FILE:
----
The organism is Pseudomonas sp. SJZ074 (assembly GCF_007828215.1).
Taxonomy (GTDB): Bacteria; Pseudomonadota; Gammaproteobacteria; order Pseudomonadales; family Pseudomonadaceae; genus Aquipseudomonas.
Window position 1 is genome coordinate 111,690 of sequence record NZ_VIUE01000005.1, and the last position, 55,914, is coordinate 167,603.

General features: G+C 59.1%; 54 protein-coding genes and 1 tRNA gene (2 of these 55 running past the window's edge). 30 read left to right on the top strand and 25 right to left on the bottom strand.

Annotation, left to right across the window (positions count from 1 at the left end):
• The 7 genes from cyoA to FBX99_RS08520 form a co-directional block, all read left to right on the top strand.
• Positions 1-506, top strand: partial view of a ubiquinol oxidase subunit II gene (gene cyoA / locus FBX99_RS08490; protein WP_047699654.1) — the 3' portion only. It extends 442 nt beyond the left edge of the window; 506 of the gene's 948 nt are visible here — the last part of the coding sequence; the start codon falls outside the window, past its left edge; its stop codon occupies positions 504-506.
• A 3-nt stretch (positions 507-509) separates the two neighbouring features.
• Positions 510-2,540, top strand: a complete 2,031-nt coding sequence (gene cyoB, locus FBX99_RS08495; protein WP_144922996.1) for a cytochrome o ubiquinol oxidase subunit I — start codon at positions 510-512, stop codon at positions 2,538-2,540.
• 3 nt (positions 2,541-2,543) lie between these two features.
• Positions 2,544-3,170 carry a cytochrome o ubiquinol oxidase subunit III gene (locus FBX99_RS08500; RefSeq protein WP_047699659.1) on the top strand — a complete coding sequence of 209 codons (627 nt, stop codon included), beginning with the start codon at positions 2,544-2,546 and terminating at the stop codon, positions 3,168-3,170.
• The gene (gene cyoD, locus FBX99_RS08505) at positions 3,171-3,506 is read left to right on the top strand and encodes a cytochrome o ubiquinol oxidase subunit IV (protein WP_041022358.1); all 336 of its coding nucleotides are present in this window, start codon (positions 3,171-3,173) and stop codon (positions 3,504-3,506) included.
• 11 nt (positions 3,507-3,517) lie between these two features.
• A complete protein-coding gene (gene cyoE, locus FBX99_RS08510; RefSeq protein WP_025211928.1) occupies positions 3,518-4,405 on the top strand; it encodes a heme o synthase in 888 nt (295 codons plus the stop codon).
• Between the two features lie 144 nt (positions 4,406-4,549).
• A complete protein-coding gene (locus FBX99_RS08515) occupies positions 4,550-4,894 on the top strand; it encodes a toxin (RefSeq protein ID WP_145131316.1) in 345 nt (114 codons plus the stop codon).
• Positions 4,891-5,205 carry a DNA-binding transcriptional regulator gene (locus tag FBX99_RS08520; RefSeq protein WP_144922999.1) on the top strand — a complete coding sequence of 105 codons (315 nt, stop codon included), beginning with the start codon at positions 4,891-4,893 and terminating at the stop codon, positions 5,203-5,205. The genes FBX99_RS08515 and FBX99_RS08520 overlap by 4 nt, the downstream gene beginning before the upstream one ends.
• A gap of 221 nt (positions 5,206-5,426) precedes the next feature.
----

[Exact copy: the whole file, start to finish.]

The organism is Pseudomonas sp. SJZ074 (assembly GCF_007828215.1).
Taxonomy (GTDB): Bacteria; Pseudomonadota; Gammaproteobacteria; order Pseudomonadales; family Pseudomonadaceae; genus Aquipseudomonas.
Window position 1 is genome coordinate 111,690 of sequence record NZ_VIUE01000005.1, and the last position, 55,914, is coordinate 167,603.

General features: G+C 59.1%; 54 protein-coding genes and 1 tRNA gene (2 of these 55 running past the window's edge). 30 read left to right on the top strand and 25 right to left on the bottom strand.

Annotation, left to right across the window (positions count from 1 at the left end):
• The 7 genes from cyoA to FBX99_RS08520 form a co-directional block, all read left to right on the top strand.
• Positions 1-506, top strand: partial view of a ubiquinol oxidase subunit II gene (gene cyoA / locus FBX99_RS08490; protein WP_047699654.1) — the 3' portion only. It extends 442 nt beyond the left edge of the window; 506 of the gene's 948 nt are visible here — the last part of the coding sequence; the start codon falls outside the window, past its left edge; its stop codon occupies positions 504-506.
• A 3-nt stretch (positions 507-509) separates the two neighbouring features.
• Positions 510-2,540, top strand: a complete 2,031-nt coding sequence (gene cyoB, locus FBX99_RS08495; protein WP_144922996.1) for a cytochrome o ubiquinol oxidase subunit I — start codon at positions 510-512, stop codon at positions 2,538-2,540.
• 3 nt (positions 2,541-2,543) lie between these two features.
• Positions 2,544-3,170 carry a cytochrome o ubiquinol oxidase subunit III gene (locus FBX99_RS08500; RefSeq protein WP_047699659.1) on the top strand — a complete coding sequence of 209 codons (627 nt, stop codon included), beginning with the start codon at positions 2,544-2,546 and terminating at the stop codon, positions 3,168-3,170.
• The gene (gene cyoD, locus FBX99_RS08505) at positions 3,171-3,506 is read left to right on the top strand and encodes a cytochrome o ubiquinol oxidase subunit IV (protein WP_041022358.1); all 336 of its coding nucleotides are present in this window, start codon (positions 3,171-3,173) and stop codon (positions 3,504-3,506) included.
• 11 nt (positions 3,507-3,517) lie between these two features.
• A complete protein-coding gene (gene cyoE, locus FBX99_RS08510; RefSeq protein WP_025211928.1) occupies positions 3,518-4,405 on the top strand; it encodes a heme o synthase in 888 nt (295 codons plus the stop codon).
• Between the two features lie 144 nt (positions 4,406-4,549).
• A complete protein-coding gene (locus FBX99_RS08515) occupies positions 4,550-4,894 on the top strand; it encodes a toxin (RefSeq protein ID WP_145131316.1) in 345 nt (114 codons plus the stop codon).
• Positions 4,891-5,205 carry a DNA-binding transcriptional regulator gene (locus tag FBX99_RS08520; RefSeq protein WP_144922999.1) on the top strand — a complete coding sequence of 105 codons (315 nt, stop codon included), beginning with the start codon at positions 4,891-4,893 and terminating at the stop codon, positions 5,203-5,205. The genes FBX99_RS08515 and FBX99_RS08520 overlap by 4 nt, the downstream gene beginning before the upstream one ends.
• A gap of 221 nt (positions 5,206-5,426) precedes the next feature.